Whilst the previous two features are useful, the one I  could see more benefit from was NAS replication.  This enables two NS4600 devices to replicate data between each other over the network.  Setup of this feature is quite simple. One device acts as primary, the other as the secondary in a replication pair.  There’s no ability to replicate in both directions at the same time as the feature is uni-directional.  The screenshots show the setup of the replication feature and a replication task in progress.  I had some trouble initially establishing replication as the documentation doesn’t make obvious what data is replicated.  In fact it appears to be every file share in every volume and the target device needs to have an identical volume name structure to allow replication to work; so if the primary appliance as a VOLUME2, the target appliance must also have VOLUME2.  Although replication is a useful feature, there are few shortcomings that should be addressed to make this a more usable.  These would include:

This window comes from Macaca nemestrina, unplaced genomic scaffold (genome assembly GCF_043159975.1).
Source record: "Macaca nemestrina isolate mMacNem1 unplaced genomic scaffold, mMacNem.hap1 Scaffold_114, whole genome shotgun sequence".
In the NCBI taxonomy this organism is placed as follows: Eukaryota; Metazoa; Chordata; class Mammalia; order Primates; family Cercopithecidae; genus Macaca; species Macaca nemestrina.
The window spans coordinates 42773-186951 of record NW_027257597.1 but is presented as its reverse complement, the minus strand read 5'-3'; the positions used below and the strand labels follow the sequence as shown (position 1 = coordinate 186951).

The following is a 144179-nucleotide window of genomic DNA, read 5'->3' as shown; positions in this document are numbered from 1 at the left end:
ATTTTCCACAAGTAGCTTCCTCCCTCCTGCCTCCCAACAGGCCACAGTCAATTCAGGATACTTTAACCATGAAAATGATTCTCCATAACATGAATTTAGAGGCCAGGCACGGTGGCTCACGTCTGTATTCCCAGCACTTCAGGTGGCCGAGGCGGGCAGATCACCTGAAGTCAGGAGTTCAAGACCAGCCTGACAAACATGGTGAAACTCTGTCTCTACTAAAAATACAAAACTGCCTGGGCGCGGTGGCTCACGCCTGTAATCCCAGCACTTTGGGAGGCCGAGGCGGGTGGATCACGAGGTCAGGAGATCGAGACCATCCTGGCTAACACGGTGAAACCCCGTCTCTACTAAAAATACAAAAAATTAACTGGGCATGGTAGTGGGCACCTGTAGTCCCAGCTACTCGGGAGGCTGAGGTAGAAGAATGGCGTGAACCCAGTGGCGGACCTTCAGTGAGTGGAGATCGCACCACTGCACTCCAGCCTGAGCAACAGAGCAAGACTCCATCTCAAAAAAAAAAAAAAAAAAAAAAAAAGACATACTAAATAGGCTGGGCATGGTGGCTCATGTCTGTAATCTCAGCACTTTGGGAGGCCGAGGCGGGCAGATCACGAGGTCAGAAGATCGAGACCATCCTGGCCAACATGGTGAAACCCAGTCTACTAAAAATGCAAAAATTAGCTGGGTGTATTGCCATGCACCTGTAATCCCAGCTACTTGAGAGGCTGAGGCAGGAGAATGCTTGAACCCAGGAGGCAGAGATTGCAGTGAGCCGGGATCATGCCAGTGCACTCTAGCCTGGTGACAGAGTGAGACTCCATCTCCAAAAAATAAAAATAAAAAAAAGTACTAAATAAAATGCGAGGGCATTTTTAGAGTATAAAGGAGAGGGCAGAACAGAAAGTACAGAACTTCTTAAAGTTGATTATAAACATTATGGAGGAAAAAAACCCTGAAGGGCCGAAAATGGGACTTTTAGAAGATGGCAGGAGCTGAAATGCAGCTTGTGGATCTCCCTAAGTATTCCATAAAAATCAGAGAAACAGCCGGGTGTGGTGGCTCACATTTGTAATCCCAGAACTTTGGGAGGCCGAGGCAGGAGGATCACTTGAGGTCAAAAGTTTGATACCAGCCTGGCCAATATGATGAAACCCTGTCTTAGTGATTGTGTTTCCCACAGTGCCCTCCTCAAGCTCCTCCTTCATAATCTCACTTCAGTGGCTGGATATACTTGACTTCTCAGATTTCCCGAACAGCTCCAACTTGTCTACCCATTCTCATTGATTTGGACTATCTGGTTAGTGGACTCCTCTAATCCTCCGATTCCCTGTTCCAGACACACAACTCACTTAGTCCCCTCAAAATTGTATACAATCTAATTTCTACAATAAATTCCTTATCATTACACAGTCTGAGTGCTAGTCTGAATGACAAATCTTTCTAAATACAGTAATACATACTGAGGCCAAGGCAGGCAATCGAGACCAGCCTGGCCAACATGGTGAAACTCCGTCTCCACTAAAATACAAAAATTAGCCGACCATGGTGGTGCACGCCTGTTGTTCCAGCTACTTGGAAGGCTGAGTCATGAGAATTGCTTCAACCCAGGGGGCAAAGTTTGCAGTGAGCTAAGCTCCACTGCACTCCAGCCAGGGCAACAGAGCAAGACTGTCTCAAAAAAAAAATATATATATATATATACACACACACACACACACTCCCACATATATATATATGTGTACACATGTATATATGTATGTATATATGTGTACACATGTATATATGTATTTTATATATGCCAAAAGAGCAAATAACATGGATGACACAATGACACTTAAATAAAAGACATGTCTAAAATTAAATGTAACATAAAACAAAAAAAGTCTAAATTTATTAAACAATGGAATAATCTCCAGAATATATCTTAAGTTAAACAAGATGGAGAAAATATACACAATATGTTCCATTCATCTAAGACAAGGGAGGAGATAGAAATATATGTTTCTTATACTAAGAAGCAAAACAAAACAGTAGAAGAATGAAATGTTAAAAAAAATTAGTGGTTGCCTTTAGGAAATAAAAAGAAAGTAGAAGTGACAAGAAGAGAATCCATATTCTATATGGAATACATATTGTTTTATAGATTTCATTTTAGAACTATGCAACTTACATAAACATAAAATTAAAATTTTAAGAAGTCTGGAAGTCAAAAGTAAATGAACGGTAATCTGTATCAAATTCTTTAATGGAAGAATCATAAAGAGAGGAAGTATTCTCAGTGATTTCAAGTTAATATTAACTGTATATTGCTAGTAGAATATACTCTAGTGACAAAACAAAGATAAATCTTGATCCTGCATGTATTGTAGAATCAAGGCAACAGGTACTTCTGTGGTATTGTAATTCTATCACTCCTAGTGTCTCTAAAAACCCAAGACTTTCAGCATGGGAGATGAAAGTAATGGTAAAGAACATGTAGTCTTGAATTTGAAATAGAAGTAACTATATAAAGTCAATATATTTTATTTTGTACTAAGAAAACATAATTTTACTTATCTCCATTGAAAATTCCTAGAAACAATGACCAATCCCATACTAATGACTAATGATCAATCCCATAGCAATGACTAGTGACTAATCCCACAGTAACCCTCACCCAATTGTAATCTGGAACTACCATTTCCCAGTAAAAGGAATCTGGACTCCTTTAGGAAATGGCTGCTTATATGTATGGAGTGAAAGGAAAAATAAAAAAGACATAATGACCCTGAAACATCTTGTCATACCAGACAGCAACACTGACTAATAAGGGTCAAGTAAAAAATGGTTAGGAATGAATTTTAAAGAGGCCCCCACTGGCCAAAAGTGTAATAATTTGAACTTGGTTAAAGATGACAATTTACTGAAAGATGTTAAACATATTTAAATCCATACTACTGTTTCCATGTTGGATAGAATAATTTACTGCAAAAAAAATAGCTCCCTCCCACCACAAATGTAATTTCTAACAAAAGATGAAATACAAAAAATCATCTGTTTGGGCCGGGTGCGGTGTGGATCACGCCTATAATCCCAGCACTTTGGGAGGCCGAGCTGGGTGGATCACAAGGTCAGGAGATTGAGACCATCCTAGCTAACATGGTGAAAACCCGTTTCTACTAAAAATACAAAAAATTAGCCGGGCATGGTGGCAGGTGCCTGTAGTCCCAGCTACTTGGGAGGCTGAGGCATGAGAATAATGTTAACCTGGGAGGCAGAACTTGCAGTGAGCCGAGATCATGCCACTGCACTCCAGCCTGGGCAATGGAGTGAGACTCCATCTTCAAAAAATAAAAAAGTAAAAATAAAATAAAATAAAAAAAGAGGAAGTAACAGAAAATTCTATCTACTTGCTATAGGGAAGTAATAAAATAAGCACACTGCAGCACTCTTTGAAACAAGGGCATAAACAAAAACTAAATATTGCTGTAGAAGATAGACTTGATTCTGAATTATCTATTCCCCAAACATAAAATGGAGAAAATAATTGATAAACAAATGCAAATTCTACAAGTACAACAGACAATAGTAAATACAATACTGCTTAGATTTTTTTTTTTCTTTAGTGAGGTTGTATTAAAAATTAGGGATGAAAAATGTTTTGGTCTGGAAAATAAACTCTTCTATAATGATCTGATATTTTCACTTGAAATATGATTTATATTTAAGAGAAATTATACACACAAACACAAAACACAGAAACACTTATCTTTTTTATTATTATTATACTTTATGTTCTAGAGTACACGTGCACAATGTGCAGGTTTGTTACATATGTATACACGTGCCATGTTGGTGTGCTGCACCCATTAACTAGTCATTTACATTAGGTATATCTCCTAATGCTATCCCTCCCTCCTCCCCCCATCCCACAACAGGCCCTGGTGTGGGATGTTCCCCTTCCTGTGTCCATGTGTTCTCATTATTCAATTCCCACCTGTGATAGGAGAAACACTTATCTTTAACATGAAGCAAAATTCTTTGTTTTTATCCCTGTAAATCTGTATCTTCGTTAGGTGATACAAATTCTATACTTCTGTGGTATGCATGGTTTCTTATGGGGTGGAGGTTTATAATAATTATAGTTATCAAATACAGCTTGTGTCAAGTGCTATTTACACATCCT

• More detailed log information on the success/failure of a replication task.  If replication fails, the only way to get detailed information on the failure is to have enabled email alerts.  The management log provides insufficient detail on the failure reason.  Email support might not always be easy for users to implement as it requires SMTP server details.
  • More granular selection of the replication shares.  I’d like to exclude some files from replication; for instance music files don’t need to be replicated necessarily, but accounts information does.  Allowing at least share level replication would be a start.
  • I’d like to be able to specify source and target folders.  NAS replication is simply using rsync, so it should be possible to achieve.  I like to be able to clearly identify which directories are backups of primary data to prevent multiple update issues.